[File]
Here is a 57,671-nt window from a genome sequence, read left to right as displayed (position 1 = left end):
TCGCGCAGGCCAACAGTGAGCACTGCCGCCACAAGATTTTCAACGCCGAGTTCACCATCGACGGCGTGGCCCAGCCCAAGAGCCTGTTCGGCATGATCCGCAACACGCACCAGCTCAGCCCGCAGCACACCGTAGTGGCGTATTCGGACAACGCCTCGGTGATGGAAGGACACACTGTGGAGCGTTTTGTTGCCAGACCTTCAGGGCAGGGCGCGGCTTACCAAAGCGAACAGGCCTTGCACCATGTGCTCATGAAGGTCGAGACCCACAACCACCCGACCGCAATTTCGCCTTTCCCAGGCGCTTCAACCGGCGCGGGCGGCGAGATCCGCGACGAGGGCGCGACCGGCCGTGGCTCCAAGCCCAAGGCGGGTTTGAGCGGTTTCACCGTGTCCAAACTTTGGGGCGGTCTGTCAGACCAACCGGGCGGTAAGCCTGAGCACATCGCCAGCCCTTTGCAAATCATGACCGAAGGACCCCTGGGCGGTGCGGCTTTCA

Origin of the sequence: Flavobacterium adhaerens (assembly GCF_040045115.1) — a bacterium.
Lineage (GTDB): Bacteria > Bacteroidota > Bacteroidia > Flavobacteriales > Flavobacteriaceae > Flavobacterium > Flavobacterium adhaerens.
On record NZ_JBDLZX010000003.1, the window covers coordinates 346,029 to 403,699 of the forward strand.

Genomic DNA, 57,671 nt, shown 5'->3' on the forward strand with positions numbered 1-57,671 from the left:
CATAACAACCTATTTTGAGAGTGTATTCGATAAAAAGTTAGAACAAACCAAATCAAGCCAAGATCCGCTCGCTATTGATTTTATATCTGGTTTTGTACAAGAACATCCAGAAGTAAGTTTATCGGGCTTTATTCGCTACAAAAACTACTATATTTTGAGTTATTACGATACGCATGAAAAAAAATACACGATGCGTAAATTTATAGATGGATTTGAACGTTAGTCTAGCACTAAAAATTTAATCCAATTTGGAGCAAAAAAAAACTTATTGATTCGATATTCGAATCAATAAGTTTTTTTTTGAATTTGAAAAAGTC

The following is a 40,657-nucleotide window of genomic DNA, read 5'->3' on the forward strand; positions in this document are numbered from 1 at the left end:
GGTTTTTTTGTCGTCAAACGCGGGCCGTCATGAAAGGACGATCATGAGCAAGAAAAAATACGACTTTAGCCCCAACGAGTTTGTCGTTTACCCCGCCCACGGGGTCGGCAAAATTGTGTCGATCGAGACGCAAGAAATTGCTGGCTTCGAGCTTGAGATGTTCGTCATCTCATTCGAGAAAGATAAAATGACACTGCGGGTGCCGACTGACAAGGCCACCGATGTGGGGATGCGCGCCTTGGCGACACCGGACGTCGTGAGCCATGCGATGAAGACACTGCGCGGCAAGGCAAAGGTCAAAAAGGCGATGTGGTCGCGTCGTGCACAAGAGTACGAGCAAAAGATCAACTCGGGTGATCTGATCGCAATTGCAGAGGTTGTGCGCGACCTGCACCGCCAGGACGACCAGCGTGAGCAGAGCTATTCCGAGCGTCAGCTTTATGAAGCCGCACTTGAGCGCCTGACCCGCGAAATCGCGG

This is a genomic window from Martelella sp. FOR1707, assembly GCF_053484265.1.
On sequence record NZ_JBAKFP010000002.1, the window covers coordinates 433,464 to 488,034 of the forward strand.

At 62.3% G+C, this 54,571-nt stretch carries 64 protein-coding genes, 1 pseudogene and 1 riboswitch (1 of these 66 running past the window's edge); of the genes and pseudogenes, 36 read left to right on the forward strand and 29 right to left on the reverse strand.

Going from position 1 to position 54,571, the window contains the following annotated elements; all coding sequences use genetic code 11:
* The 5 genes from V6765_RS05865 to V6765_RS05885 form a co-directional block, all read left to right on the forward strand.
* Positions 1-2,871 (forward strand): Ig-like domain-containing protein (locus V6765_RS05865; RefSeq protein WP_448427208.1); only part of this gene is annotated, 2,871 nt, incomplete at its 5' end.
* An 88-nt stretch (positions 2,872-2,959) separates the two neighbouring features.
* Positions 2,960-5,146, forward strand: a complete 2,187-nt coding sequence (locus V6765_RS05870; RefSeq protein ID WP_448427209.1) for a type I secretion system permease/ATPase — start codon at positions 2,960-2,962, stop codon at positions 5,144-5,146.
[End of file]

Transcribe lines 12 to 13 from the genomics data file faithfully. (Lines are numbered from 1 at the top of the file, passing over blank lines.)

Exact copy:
At 62.3% G+C, this 54,571-nt stretch carries 64 protein-coding genes, 1 pseudogene and 1 riboswitch (1 of these 66 running past the window's edge); of the genes and pseudogenes, 36 read left to right on the forward strand and 29 right to left on the reverse strand.

Going from position 1 to position 54,571, the window contains the following annotated elements; all coding sequences use genetic code 11: